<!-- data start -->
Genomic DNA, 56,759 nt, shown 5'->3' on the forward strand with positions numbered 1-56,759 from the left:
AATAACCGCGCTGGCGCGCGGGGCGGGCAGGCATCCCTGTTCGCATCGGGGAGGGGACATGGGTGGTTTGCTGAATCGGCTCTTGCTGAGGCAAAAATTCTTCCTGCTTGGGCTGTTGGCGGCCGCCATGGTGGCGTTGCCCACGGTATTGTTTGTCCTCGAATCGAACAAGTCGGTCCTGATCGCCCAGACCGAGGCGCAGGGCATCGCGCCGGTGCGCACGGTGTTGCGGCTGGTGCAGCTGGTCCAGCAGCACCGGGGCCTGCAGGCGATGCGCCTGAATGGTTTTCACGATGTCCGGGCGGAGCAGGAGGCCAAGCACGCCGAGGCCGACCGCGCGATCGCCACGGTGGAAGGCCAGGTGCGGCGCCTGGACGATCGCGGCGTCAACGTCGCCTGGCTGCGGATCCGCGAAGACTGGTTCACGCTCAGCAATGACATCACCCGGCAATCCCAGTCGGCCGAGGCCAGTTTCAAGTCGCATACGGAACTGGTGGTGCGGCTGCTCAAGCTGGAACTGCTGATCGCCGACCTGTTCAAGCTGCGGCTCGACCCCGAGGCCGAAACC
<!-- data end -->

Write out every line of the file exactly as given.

Genomic DNA, 56,759 nt, shown 5'->3' on the forward strand with positions numbered 1-56,759 from the left:
AATAACCGCGCTGGCGCGCGGGGCGGGCAGGCATCCCTGTTCGCATCGGGGAGGGGACATGGGTGGTTTGCTGAATCGGCTCTTGCTGAGGCAAAAATTCTTCCTGCTTGGGCTGTTGGCGGCCGCCATGGTGGCGTTGCCCACGGTATTGTTTGTCCTCGAATCGAACAAGTCGGTCCTGATCGCCCAGACCGAGGCGCAGGGCATCGCGCCGGTGCGCACGGTGTTGCGGCTGGTGCAGCTGGTCCAGCAGCACCGGGGCCTGCAGGCGATGCGCCTGAATGGTTTTCACGATGTCCGGGCGGAGCAGGAGGCCAAGCACGCCGAGGCCGACCGCGCGATCGCCACGGTGGAAGGCCAGGTGCGGCGCCTGGACGATCGCGGCGTCAACGTCGCCTGGCTGCGGATCCGCGAAGACTGGTTCACGCTCAGCAATGACATCACCCGGCAATCCCAGTCGGCCGAGGCCAGTTTCAAGTCGCATACGGAACTGGTGGTGCGGCTGCTCAAGCTGGAACTGCTGATCGCCGACCTGTTCAAGCTGCGGCTCGACCCCGAGGCCGAAACC